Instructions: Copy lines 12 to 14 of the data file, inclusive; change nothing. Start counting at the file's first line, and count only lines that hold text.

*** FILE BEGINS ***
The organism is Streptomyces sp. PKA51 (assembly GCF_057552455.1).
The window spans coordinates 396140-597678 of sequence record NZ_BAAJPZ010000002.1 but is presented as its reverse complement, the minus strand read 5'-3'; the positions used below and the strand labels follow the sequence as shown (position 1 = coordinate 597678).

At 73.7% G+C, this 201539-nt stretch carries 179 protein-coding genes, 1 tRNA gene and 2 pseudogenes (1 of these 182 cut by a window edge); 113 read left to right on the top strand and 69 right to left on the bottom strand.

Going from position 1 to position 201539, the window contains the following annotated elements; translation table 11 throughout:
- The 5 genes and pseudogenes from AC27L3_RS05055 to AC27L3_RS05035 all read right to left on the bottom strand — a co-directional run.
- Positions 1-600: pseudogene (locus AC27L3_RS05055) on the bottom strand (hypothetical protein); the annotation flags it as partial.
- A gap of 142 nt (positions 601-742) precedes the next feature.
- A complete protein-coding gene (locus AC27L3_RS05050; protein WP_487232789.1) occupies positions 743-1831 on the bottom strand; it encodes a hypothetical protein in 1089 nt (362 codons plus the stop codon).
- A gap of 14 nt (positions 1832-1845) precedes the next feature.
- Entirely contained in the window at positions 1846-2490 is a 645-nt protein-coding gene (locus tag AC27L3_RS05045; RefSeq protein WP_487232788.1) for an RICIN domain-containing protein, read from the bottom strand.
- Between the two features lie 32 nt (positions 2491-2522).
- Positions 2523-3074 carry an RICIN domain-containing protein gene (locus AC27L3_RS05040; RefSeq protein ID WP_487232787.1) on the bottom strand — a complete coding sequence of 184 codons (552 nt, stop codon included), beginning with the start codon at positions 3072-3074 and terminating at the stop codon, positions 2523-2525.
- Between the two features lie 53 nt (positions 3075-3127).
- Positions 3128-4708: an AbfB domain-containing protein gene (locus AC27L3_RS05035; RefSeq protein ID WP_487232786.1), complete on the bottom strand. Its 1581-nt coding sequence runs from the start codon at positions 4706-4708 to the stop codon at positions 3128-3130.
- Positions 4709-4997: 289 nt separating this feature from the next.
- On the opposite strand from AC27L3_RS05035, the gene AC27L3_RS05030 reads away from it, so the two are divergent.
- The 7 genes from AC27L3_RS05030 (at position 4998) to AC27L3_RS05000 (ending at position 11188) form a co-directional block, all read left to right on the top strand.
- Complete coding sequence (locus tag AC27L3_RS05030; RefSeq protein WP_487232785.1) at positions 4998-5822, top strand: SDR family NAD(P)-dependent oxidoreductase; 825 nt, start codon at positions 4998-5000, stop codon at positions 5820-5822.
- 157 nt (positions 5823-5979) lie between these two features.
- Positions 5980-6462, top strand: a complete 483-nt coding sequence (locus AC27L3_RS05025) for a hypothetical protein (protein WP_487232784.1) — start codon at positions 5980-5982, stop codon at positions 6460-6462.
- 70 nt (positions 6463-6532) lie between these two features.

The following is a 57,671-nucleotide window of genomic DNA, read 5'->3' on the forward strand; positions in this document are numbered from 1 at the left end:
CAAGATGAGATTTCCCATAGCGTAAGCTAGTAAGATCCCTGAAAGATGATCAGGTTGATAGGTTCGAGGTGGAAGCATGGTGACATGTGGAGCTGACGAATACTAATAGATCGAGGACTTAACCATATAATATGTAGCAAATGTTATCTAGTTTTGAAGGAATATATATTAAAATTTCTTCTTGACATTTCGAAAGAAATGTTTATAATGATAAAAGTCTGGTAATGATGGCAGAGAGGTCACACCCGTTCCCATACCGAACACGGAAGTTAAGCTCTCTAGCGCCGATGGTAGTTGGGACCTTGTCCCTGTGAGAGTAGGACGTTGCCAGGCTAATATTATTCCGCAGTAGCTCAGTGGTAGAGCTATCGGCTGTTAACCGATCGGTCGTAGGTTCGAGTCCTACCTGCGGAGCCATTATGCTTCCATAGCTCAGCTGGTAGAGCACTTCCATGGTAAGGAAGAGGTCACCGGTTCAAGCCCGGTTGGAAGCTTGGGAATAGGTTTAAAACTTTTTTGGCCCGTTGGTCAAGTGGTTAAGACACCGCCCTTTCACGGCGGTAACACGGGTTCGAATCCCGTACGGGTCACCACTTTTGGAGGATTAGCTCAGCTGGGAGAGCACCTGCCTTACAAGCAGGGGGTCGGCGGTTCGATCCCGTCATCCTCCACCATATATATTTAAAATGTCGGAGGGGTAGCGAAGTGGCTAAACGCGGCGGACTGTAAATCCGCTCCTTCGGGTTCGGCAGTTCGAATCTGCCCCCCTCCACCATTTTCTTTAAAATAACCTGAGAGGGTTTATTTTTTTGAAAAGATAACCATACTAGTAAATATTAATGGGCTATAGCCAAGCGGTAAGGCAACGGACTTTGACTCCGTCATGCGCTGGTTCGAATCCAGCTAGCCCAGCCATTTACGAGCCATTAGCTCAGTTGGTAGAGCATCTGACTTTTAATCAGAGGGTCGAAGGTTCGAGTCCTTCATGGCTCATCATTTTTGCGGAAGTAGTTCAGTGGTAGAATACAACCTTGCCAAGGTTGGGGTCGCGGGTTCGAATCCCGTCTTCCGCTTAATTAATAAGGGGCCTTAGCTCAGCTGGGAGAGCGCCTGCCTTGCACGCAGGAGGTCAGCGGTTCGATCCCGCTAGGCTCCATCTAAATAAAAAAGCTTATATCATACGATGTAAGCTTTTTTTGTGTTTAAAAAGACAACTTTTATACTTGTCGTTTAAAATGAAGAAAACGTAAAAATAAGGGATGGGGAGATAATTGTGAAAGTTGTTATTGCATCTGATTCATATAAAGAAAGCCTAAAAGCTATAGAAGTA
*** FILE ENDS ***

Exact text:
- Positions 2523-3074 carry an RICIN domain-containing protein gene (locus AC27L3_RS05040; RefSeq protein ID WP_487232787.1) on the bottom strand — a complete coding sequence of 184 codons (552 nt, stop codon included), beginning with the start codon at positions 3072-3074 and terminating at the stop codon, positions 2523-2525.
- Between the two features lie 53 nt (positions 3075-3127).
- Positions 3128-4708: an AbfB domain-containing protein gene (locus AC27L3_RS05035; RefSeq protein ID WP_487232786.1), complete on the bottom strand. Its 1581-nt coding sequence runs from the start codon at positions 4706-4708 to the stop codon at positions 3128-3130.